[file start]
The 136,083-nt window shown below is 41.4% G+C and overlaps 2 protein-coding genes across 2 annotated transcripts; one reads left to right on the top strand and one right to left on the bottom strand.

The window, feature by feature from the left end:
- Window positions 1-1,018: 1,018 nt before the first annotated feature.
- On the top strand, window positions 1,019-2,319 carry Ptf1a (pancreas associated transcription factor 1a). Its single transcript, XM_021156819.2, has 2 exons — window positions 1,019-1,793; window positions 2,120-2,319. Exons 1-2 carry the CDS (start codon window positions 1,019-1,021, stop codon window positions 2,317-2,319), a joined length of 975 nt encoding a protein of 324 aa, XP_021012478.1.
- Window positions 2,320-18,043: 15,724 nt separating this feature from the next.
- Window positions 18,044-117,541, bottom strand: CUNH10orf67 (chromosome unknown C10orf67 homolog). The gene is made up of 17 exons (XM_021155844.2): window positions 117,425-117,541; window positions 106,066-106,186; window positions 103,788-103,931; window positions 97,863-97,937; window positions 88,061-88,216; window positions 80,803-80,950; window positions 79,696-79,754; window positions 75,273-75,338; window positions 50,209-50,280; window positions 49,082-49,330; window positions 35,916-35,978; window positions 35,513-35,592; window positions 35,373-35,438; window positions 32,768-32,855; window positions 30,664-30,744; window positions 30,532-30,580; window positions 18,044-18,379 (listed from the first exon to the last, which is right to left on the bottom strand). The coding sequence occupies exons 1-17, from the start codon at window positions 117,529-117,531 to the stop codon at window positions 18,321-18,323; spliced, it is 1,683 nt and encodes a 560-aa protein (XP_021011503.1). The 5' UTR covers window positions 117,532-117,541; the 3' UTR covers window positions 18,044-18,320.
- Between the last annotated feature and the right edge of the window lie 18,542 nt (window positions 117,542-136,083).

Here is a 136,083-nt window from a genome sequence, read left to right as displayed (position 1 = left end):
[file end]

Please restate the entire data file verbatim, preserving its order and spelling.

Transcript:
The 136,083-nt window shown below is 41.4% G+C and overlaps 2 protein-coding genes across 2 annotated transcripts; one reads left to right on the top strand and one right to left on the bottom strand.

The window, feature by feature from the left end:
- Window positions 1-1,018: 1,018 nt before the first annotated feature.
- On the top strand, window positions 1,019-2,319 carry Ptf1a (pancreas associated transcription factor 1a). Its single transcript, XM_021156819.2, has 2 exons — window positions 1,019-1,793; window positions 2,120-2,319. Exons 1-2 carry the CDS (start codon window positions 1,019-1,021, stop codon window positions 2,317-2,319), a joined length of 975 nt encoding a protein of 324 aa, XP_021012478.1.
- Window positions 2,320-18,043: 15,724 nt separating this feature from the next.
- Window positions 18,044-117,541, bottom strand: CUNH10orf67 (chromosome unknown C10orf67 homolog). The gene is made up of 17 exons (XM_021155844.2): window positions 117,425-117,541; window positions 106,066-106,186; window positions 103,788-103,931; window positions 97,863-97,937; window positions 88,061-88,216; window positions 80,803-80,950; window positions 79,696-79,754; window positions 75,273-75,338; window positions 50,209-50,280; window positions 49,082-49,330; window positions 35,916-35,978; window positions 35,513-35,592; window positions 35,373-35,438; window positions 32,768-32,855; window positions 30,664-30,744; window positions 30,532-30,580; window positions 18,044-18,379 (listed from the first exon to the last, which is right to left on the bottom strand). The coding sequence occupies exons 1-17, from the start codon at window positions 117,529-117,531 to the stop codon at window positions 18,321-18,323; spliced, it is 1,683 nt and encodes a 560-aa protein (XP_021011503.1). The 5' UTR covers window positions 117,532-117,541; the 3' UTR covers window positions 18,044-18,320.
- Between the last annotated feature and the right edge of the window lie 18,542 nt (window positions 117,542-136,083).

Here is a 136,083-nt window from a genome sequence, read left to right as displayed (position 1 = left end):